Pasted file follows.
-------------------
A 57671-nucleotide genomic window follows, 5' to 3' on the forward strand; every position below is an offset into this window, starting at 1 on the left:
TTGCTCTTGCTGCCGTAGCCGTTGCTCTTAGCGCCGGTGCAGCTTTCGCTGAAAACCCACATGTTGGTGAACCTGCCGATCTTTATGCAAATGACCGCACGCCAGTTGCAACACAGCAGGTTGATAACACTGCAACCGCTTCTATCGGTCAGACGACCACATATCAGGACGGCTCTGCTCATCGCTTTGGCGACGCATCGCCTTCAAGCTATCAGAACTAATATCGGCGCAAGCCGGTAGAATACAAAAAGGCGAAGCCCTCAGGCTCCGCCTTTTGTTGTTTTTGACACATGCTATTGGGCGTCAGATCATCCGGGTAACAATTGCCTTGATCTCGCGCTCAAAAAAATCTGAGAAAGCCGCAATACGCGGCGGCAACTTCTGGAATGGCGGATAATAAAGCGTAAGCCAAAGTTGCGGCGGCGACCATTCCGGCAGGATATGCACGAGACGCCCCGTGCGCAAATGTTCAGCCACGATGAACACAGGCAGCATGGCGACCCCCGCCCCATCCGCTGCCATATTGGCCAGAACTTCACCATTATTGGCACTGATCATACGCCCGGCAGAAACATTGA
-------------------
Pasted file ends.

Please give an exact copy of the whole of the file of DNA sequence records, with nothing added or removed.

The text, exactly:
A 57671-nucleotide genomic window follows, 5' to 3' on the forward strand; every position below is an offset into this window, starting at 1 on the left:
TTGCTCTTGCTGCCGTAGCCGTTGCTCTTAGCGCCGGTGCAGCTTTCGCTGAAAACCCACATGTTGGTGAACCTGCCGATCTTTATGCAAATGACCGCACGCCAGTTGCAACACAGCAGGTTGATAACACTGCAACCGCTTCTATCGGTCAGACGACCACATATCAGGACGGCTCTGCTCATCGCTTTGGCGACGCATCGCCTTCAAGCTATCAGAACTAATATCGGCGCAAGCCGGTAGAATACAAAAAGGCGAAGCCCTCAGGCTCCGCCTTTTGTTGTTTTTGACACATGCTATTGGGCGTCAGATCATCCGGGTAACAATTGCCTTGATCTCGCGCTCAAAAAAATCTGAGAAAGCCGCAATACGCGGCGGCAACTTCTGGAATGGCGGATAATAAAGCGTAAGCCAAAGTTGCGGCGGCGACCATTCCGGCAGGATATGCACGAGACGCCCCGTGCGCAAATGTTCAGCCACGATGAACACAGGCAGCATGGCGACCCCCGCCCCATCCGCTGCCATATTGGCCAGAACTTCACCATTATTGGCACTGATCATACGCCCGGCAGAAACATTGA